4 Questions to Plan for Retirement Together

When planning retirement with a spouse, there’s plenty to think about. There may be some differences in each person’s vision for retirement, and you may have to find common ground. Another thing to remember is that your partner’s retirement goals may change over time. Five years ago, they may have wanted to stop working for good, now they may be open to freelance or consulting jobs. Navigating these issues may take some time. Start by sitting down with your partner and tackling these questions.

How will we spend our time after retiring?

Think of all the activities that have been on your leisure to-do list for years. Golf, painting, travel, dance, taking classes – retirement opens up opportunities to pursue the activities you love and some new ones you’ve never tried. But first it’s important for spouses to get on the same page about how they want to spend their retirement years. It may help for each person to answer the question separately, and then compare notes with their partner. Approach each other’s plans with curiosity and focus on common ground rather than differences.

Where will we live?

This is a big question for all couples and may dictate many aspects of retired life. Some people will want to retire abroad, others may remain stateside but move closer to children or other family members. Some will want to age in place while others may prefer the convenience of an assisted living facility or retirement community. Where you live will also inform your cost of living, healthcare, and leisure activities available to you. Couples may even want to downsize.  For all these reasons, it may be a good idea to ask this question early in the retirement planning process.

Do we have enough saved to support the lifestyle we want?

There are countless factors that will inform your retirement savings, including retirement hobbies, cost of living, medical expenses, and much more. A financial planner may be able to help you assess whether you’re on track and how you can reposition your savings and investments if needed.  An expert will take into consideration your current income and expenses, your lifestyle, as well as other factors such as inflation, to help you plan.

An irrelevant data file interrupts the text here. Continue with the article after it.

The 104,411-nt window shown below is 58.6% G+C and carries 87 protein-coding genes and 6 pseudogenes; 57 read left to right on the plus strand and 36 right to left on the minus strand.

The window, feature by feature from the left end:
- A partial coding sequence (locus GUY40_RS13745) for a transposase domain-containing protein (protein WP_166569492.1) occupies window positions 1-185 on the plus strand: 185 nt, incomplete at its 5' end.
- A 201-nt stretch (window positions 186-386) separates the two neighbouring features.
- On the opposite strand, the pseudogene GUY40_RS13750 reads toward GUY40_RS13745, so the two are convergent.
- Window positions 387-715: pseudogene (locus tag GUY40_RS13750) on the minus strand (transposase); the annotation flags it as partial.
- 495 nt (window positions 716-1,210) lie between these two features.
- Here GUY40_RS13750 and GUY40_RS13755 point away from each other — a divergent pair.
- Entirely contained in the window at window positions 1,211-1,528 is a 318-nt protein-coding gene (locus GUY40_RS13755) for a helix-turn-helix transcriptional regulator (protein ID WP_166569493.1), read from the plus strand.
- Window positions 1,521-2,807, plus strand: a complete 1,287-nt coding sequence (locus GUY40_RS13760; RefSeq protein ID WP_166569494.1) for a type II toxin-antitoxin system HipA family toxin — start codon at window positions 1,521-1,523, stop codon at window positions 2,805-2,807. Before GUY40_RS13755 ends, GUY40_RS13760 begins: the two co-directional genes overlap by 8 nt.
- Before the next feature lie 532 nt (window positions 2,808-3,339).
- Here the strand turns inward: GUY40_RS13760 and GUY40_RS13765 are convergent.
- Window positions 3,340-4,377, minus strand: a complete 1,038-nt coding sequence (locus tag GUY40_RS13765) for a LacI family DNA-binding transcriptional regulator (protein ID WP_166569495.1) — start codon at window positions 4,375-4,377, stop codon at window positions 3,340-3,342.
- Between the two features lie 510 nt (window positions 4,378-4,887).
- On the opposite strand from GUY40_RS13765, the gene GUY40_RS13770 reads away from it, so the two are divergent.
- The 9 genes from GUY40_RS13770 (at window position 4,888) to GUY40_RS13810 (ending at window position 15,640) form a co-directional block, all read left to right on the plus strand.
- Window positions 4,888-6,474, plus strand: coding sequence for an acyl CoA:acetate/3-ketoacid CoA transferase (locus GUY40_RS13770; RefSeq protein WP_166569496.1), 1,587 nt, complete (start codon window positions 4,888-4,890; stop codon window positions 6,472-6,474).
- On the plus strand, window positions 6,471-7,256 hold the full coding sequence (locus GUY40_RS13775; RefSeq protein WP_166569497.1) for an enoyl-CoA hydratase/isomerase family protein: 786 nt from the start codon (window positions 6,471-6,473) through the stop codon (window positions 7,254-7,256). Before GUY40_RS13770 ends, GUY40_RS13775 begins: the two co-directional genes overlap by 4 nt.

Do we have an estate plan?

An estate plan outlines directives for your assets and yourself in case you get sick or pass on. You may already have worked on a will; this is a core element of an estate plan that details how you want your money and assets divided among your heirs. You can also include any instructions for the care of minor children, dependents, and pets. An estate plan also includes a living will which allows you to clearly state what kind of care you would want to receive if you become ill or have an accident.

As part of your estate plan, you would name beneficiaries who would receive access to your bank, brokerage, and retirement accounts after you pass. You should also confirm that beneficiaries named for any life insurance policies you may have such as whole life insurance or universal life insurance match what’s in your estate planning documents. You can include durable powers of attorney in your estate plan. When you give someone power of attorney, you’re essentially enabling them to act on your behalf if you become ill or incapacitated. Lastly, your estate plan can include a letter of intent addressing the executor of your will. This letter can include an overview of your wishes for your assets.